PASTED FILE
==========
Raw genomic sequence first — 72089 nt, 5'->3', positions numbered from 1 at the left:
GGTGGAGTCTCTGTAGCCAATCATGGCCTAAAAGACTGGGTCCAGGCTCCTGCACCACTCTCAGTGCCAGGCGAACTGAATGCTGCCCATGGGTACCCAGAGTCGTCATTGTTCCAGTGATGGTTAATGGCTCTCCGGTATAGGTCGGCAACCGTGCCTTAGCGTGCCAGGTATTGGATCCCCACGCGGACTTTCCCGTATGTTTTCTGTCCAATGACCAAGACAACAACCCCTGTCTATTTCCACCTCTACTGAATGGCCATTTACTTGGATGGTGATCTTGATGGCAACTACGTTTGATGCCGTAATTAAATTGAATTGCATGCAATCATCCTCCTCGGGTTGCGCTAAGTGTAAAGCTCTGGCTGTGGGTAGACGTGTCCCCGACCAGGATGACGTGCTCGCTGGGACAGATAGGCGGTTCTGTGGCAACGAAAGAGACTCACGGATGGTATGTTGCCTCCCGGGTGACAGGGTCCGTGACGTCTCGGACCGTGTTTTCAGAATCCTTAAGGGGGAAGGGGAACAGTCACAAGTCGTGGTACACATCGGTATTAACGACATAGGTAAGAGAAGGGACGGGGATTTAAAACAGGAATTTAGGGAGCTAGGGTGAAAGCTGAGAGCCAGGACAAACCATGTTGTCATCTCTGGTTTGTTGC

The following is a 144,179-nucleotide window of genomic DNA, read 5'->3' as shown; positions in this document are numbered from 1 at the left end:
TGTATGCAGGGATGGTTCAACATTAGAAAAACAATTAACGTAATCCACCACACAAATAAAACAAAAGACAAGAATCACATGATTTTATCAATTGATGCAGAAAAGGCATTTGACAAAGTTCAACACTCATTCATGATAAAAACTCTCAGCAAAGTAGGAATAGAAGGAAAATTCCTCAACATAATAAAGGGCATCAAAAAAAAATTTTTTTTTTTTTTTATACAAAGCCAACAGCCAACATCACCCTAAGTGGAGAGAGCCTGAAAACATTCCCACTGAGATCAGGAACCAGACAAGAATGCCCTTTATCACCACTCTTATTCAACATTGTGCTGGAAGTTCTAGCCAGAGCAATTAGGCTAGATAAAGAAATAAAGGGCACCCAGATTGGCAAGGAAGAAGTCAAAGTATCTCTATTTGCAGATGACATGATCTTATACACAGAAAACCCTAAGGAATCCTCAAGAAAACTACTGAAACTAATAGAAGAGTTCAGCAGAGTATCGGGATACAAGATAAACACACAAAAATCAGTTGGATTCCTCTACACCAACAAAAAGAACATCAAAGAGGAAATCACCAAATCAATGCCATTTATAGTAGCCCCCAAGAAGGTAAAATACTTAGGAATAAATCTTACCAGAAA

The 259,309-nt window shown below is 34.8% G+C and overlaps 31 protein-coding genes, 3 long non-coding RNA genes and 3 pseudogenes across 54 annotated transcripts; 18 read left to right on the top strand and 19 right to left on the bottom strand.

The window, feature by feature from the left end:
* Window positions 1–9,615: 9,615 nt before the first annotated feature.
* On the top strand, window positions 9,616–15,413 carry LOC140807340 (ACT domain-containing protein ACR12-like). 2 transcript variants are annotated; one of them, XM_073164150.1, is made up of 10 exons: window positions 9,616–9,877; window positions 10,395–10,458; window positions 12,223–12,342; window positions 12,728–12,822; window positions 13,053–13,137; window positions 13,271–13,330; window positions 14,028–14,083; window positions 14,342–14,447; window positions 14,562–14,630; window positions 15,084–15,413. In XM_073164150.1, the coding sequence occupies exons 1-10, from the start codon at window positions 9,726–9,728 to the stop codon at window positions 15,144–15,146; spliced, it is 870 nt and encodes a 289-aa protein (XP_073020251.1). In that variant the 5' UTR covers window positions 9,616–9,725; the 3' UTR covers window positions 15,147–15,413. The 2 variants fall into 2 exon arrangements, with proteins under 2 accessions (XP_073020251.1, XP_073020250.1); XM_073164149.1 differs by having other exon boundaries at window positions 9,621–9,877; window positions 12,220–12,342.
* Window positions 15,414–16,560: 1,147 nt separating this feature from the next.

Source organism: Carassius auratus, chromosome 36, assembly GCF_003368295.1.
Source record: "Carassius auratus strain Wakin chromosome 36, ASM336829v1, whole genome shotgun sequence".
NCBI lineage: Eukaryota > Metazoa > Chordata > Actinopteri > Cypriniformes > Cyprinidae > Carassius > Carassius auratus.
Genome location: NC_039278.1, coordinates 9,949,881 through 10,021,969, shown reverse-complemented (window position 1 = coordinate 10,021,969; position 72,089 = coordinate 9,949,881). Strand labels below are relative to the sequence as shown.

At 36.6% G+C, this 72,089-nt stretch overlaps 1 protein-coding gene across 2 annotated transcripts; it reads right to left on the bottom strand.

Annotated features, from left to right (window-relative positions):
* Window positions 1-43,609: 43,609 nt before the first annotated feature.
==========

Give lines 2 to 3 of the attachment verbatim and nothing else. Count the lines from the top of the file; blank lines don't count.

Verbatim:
GGTGGAGTCTCTGTAGCCAATCATGGCCTAAAAGACTGGGTCCAGGCTCCTGCACCACTCTCAGTGCCAGGCGAACTGAATGCTGCCCATGGGTACCCAGAGTCGTCATTGTTCCAGTGATGGTTAATGGCTCTCCGGTATAGGTCGGCAACCGTGCCTTAGCGTGCCAGGTATTGGATCCCCACGCGGACTTTCCCGTATGTTTTCTGTCCAATGACCAAGACAACAACCCCTGTCTATTTCCACCTCTACTGAATGGCCATTTACTTGGATGGTGATCTTGATGGCAACTACGTTTGATGCCGTAATTAAATTGAATTGCATGCAATCATCCTCCTCGGGTTGCGCTAAGTGTAAAGCTCTGGCTGTGGGTAGACGTGTCCCCGACCAGGATGACGTGCTCGCTGGGACAGATAGGCGGTTCTGTGGCAACGAAAGAGACTCACGGATGGTATGTTGCCTCCCGGGTGACAGGGTCCGTGACGTCTCGGACCGTGTTTTCAGAATCCTTAAGGGGGAAGGGGAACAGTCACAAGTCGTGGTACACATCGGTATTAACGACATAGGTAAGAGAAGGGACGGGGATTTAAAACAGGAATTTAGGGAGCTAGGGTGAAAGCTGAGAGCCAGGACAAACCATGTTGTCATCTCTGGTTTGTTGC

The following is a 144,179-nucleotide window of genomic DNA, read 5'->3' as shown; positions in this document are numbered from 1 at the left end: